Commerce Secretary Gina Raimondo; Ambassador Katherine Tai, the U.S. Trade Representative; and European Commission executive vice president Valdis Dombrovskis appear to have made a breakthrough in the negotiations of a trade war started during the Trump administration.
Dombrovskis confirmed the news in a tweet this morning that summarized a virtual meeting that took place last week.
“In our effort to reboot trans-Atlantic relations, EU will temporarily suspend the increase of its rebalancing measures on U.S. 232 steel & aluminum tariffs. This gives us space to find joint solutions to this dispute & tackle global excess capacity,” Dombrovskis tweeted.
Both sides released a joint statement that reads, in part:
“The leaders acknowledged the need for effective solutions that preserve our critical industries and agreed to chart a path that ends the WTO disputes following the U.S. application of tariffs on imports from the E.U. under Section 232.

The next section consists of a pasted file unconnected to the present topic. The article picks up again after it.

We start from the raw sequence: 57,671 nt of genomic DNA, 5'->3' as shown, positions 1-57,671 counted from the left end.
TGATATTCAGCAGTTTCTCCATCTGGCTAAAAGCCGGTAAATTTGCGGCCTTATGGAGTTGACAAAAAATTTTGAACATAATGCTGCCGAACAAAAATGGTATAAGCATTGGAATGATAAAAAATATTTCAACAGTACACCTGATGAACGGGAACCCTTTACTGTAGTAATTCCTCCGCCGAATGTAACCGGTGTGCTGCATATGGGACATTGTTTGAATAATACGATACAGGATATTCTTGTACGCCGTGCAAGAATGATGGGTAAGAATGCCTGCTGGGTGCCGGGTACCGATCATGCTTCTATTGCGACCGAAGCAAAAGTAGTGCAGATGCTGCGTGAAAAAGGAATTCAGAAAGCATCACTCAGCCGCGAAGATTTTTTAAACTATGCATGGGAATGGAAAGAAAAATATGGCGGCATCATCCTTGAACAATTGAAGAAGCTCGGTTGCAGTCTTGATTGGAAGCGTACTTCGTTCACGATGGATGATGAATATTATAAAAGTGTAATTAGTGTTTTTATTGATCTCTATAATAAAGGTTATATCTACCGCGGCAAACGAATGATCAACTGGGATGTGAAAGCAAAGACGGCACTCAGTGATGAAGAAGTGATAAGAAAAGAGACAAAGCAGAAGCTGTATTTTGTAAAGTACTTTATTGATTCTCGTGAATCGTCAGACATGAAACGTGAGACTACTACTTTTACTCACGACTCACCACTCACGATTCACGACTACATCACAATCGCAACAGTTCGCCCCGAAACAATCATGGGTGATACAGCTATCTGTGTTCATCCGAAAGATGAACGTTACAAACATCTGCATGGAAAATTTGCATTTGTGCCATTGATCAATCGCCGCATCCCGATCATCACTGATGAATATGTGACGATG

“They agreed that, as the United States and E.U. member states are allies and partners sharing similar national security interests as democratic, market economies, they can partner to promote high standards, address shared concerns and hold countries like China that support trade-distorting policies to account.
“They committed to engaging in these discussions expeditiously to find solutions before the end of the year that will demonstrate how the U.S. and E.U. can address excess capacity, ensure the long-term viability of our steel and aluminum industries and strengthen our democratic alliance.”
The National Marine Manufacturers Association said that since the retaliatory tariffs were put in place in 2018, U.S. boatbuilders have seen a 40 percent decrease in exports, with an estimated loss of more than $400 million in sales.
The news of the negotiations precedes next month’s U.S.-E.U. summit, President Biden’s first foreign trip as leader. The White House has said that trade cooperation will be a vital part of its agenda.